Filmmaker Lee Storey earned very good reviews and film festival plaudits for her documentary “Smile ‘Til It Hurts: The Up With People Story.” She ran into trouble, she said, for apparently being a bit too happy about the whole process.
Storey just prevailed after squaring off against the Internal Revenue Service in U.S. Tax Court, as Uncle Sam tried to argue that she wasn’t trying to make a movie as a bona fide business but as a hobby, less to make a profit and more as a labor of love. Among the evidence the IRS presented at trial, she said, was a clip of her at a film festival expressing her enjoyment.
“They actually dug up the clips, yes they did,” Storey said this week, still expressing amazement at the whole ordeal.
Last week, U.S. Tax Court Judge Diane L. Kroupa ruled decisively in her favor, concluding that even though her movie has yet to turn a profit, or even win distribution, Storey could still deduct expenses to make it.
The potential for a ruling the other way is what generated alarms in the documentary community, as the Intl. Documentary Assn. and other orgs came to Storey’s side, worried that many more directors and producers could be on the hook if their life’s work was deemed merely a hobby and not a profit-making enterprise.
“Documentary filmmakers can go ahead with more confidence,” said Christopher Perez of Donaldson & Callif, who with Michael Donaldson filed an amicus brief on behalf of the IDA and other orgs.
Two things seemed to rattle the tax collector: Storey had a day job as a water-rights lawyer at Ballard Spahr in Phoenix, and she got the idea to make “Smile ‘Til It Hurts,” about the toothy, cult-like singing group that countered the counterculture, from her husband, William, who was a member in his youth. As Kroupa noted, the IRS argued that the documentary was more a curiosity than a capitalistic enterprise.
But the judge was swayed by extensive evidence from Storey that her undertaking was a professional activity: hiring a crew of established professionals, writing a business plan, enlisting a bookkeeper, licensing footage, taking out loans, launching a marketing campaign and even hiring a publicist, as well as entering the work in festivals. Kroupa concluded that Storey was “engaged in the filmmaking activity with the dominant objective and intent of realizing a profit,” and that her enjoyment of what she did was “not sufficient” in and of itself to classify her filmmaking as a hobby. All that was missing was a substantial financial return for her work, but that’s true for the majority of helmers pursuing nonfiction projects.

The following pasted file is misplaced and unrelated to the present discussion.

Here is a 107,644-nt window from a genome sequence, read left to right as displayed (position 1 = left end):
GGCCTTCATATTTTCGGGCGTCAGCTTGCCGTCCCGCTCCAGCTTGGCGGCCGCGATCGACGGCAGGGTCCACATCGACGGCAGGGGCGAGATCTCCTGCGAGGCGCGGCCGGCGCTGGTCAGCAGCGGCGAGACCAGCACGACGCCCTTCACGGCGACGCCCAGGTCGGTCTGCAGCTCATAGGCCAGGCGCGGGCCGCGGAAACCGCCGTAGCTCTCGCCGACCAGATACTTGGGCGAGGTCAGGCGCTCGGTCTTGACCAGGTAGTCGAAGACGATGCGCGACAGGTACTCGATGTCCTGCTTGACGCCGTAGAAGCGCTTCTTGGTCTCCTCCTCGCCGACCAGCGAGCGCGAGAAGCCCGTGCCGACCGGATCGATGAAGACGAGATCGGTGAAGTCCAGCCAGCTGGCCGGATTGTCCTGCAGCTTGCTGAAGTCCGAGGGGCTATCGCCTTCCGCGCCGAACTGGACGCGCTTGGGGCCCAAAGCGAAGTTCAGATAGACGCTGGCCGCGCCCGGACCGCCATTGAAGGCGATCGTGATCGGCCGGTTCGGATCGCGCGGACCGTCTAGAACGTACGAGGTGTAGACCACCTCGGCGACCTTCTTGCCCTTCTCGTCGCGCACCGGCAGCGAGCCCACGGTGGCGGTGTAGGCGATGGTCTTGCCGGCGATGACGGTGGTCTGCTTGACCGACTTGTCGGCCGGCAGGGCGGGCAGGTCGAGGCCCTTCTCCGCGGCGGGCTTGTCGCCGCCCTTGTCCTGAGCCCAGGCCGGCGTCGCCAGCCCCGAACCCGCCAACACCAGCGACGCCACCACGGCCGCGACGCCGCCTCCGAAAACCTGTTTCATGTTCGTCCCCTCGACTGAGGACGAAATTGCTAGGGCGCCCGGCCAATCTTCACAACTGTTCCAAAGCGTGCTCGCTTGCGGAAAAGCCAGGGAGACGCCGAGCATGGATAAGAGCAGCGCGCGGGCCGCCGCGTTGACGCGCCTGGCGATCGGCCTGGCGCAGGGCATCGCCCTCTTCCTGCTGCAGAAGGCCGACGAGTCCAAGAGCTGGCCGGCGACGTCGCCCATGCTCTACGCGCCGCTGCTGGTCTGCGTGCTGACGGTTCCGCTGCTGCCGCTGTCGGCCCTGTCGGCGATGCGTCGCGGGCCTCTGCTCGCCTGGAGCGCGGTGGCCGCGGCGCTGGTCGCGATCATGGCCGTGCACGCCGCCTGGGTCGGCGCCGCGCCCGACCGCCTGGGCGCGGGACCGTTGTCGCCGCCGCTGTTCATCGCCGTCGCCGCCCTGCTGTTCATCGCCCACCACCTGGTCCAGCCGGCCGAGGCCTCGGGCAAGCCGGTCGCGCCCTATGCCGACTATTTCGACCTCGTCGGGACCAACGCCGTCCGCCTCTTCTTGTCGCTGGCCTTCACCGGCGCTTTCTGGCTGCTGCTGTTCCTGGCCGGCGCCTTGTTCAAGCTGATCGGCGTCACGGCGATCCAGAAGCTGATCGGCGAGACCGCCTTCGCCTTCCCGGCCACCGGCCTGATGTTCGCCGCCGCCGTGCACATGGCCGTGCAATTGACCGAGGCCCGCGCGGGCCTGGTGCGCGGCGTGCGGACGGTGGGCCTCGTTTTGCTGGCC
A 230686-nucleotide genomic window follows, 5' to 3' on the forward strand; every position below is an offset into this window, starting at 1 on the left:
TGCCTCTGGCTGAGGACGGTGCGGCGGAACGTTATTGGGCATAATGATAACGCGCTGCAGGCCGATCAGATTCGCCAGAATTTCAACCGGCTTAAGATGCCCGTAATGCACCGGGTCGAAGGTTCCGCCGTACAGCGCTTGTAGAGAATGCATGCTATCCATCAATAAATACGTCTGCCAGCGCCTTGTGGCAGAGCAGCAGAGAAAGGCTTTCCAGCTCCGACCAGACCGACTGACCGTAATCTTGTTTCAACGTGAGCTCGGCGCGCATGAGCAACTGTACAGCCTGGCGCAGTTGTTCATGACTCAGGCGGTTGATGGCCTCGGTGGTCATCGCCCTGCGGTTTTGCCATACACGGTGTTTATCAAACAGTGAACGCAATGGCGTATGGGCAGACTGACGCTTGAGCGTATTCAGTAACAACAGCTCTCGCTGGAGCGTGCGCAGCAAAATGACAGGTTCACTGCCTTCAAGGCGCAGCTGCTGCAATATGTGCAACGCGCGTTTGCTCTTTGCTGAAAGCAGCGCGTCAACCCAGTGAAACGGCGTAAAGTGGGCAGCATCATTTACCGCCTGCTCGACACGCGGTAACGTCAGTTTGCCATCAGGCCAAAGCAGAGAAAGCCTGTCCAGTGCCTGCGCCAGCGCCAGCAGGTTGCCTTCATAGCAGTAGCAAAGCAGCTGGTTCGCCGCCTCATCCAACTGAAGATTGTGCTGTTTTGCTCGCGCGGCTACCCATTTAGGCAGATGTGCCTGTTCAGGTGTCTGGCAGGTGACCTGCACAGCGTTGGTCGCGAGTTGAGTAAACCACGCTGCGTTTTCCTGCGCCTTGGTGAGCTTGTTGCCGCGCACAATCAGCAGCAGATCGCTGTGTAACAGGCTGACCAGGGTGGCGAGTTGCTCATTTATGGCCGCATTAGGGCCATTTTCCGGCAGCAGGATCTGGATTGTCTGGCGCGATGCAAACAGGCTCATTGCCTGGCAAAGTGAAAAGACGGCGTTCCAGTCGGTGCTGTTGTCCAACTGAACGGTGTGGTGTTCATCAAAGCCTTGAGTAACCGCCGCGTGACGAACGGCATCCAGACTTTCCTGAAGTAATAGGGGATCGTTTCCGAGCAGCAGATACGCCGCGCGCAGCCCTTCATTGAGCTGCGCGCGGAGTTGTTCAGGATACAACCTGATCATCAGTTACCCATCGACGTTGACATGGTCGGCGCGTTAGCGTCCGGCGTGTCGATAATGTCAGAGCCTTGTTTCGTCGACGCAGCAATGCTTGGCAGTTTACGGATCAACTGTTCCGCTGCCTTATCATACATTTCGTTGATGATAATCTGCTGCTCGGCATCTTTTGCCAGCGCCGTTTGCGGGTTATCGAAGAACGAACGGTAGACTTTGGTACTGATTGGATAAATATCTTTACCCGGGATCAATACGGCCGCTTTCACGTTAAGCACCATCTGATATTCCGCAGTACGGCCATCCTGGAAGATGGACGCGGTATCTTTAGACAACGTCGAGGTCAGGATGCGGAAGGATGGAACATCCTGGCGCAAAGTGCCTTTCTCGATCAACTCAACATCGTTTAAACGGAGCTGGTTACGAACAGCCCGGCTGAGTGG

“I unfortunately hit the market when nothing was being purchased,” Storey said, referring to the dreaded year of 2009. Her film was in production from 2006 to 2008. “It hit the market at the wrong time.”
The IRS did not respond for comment.
She’s also pleased that the court upheld her eligibility for Section 181, a provision of the tax code designed to keep production in the U.S. by allowing filmmakers to treat production costs as expenses in the year that the cost is incurred rather than capitalizing them or depreciating them. Kroupa seemed to give some flexibility to documentary filmmakers, for whom principal photography isn’t necessarily the first time the camera rolls. Kroupa disagreed with the IRS that Storey’s records were “inadequate,” despite providing a 314-page appendix to prove its point. Nevertheless, Storey does caution that “accountants for the film industry will need to focus on the election requirements more closely than ever.”
Storey still hopes to gain wider release of her project, and perhaps earn a profit, but is embarking on a new documentary, along with C.C. Goldwater, about music producer Peter Asher.
Her advice for filmmakers is to keep the business separate from everything else and to “keep the records, keep the receipts.”
And yes, they can enjoy it.